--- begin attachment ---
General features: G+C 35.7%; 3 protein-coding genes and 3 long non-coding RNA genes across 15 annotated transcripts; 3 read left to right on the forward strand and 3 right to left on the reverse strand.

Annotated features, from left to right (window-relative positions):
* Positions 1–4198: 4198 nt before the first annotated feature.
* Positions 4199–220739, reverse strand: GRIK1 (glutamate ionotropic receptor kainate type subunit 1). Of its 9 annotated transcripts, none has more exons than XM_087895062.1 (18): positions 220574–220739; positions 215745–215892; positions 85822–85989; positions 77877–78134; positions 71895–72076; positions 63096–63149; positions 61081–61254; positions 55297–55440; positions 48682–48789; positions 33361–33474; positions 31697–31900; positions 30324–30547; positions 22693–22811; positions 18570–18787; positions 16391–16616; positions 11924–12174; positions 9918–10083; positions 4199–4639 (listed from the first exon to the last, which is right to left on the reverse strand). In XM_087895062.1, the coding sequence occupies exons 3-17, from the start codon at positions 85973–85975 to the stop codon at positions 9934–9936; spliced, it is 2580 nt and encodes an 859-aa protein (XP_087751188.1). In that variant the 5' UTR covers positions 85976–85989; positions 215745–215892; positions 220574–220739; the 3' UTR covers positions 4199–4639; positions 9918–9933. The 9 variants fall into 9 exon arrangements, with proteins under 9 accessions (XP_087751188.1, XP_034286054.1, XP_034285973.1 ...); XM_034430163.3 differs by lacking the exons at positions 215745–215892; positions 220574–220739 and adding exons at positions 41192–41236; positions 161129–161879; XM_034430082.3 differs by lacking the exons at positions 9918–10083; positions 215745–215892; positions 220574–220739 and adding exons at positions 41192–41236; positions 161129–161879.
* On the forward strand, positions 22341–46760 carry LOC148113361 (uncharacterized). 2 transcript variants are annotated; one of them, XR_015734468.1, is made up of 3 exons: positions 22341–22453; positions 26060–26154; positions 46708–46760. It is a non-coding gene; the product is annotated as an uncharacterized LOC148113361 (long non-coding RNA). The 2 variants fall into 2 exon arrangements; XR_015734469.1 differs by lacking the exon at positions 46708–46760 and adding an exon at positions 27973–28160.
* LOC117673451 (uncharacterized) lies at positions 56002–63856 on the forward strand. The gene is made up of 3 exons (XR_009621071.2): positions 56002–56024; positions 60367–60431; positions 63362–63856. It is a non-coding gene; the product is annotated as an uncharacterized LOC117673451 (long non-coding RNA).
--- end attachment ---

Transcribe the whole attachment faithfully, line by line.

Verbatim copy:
General features: G+C 35.7%; 3 protein-coding genes and 3 long non-coding RNA genes across 15 annotated transcripts; 3 read left to right on the forward strand and 3 right to left on the reverse strand.

Annotated features, from left to right (window-relative positions):
* Positions 1–4198: 4198 nt before the first annotated feature.
* Positions 4199–220739, reverse strand: GRIK1 (glutamate ionotropic receptor kainate type subunit 1). Of its 9 annotated transcripts, none has more exons than XM_087895062.1 (18): positions 220574–220739; positions 215745–215892; positions 85822–85989; positions 77877–78134; positions 71895–72076; positions 63096–63149; positions 61081–61254; positions 55297–55440; positions 48682–48789; positions 33361–33474; positions 31697–31900; positions 30324–30547; positions 22693–22811; positions 18570–18787; positions 16391–16616; positions 11924–12174; positions 9918–10083; positions 4199–4639 (listed from the first exon to the last, which is right to left on the reverse strand). In XM_087895062.1, the coding sequence occupies exons 3-17, from the start codon at positions 85973–85975 to the stop codon at positions 9934–9936; spliced, it is 2580 nt and encodes an 859-aa protein (XP_087751188.1). In that variant the 5' UTR covers positions 85976–85989; positions 215745–215892; positions 220574–220739; the 3' UTR covers positions 4199–4639; positions 9918–9933. The 9 variants fall into 9 exon arrangements, with proteins under 9 accessions (XP_087751188.1, XP_034286054.1, XP_034285973.1 ...); XM_034430163.3 differs by lacking the exons at positions 215745–215892; positions 220574–220739 and adding exons at positions 41192–41236; positions 161129–161879; XM_034430082.3 differs by lacking the exons at positions 9918–10083; positions 215745–215892; positions 220574–220739 and adding exons at positions 41192–41236; positions 161129–161879.
* On the forward strand, positions 22341–46760 carry LOC148113361 (uncharacterized). 2 transcript variants are annotated; one of them, XR_015734468.1, is made up of 3 exons: positions 22341–22453; positions 26060–26154; positions 46708–46760. It is a non-coding gene; the product is annotated as an uncharacterized LOC148113361 (long non-coding RNA). The 2 variants fall into 2 exon arrangements; XR_015734469.1 differs by lacking the exon at positions 46708–46760 and adding an exon at positions 27973–28160.
* LOC117673451 (uncharacterized) lies at positions 56002–63856 on the forward strand. The gene is made up of 3 exons (XR_009621071.2): positions 56002–56024; positions 60367–60431; positions 63362–63856. It is a non-coding gene; the product is annotated as an uncharacterized LOC117673451 (long non-coding RNA).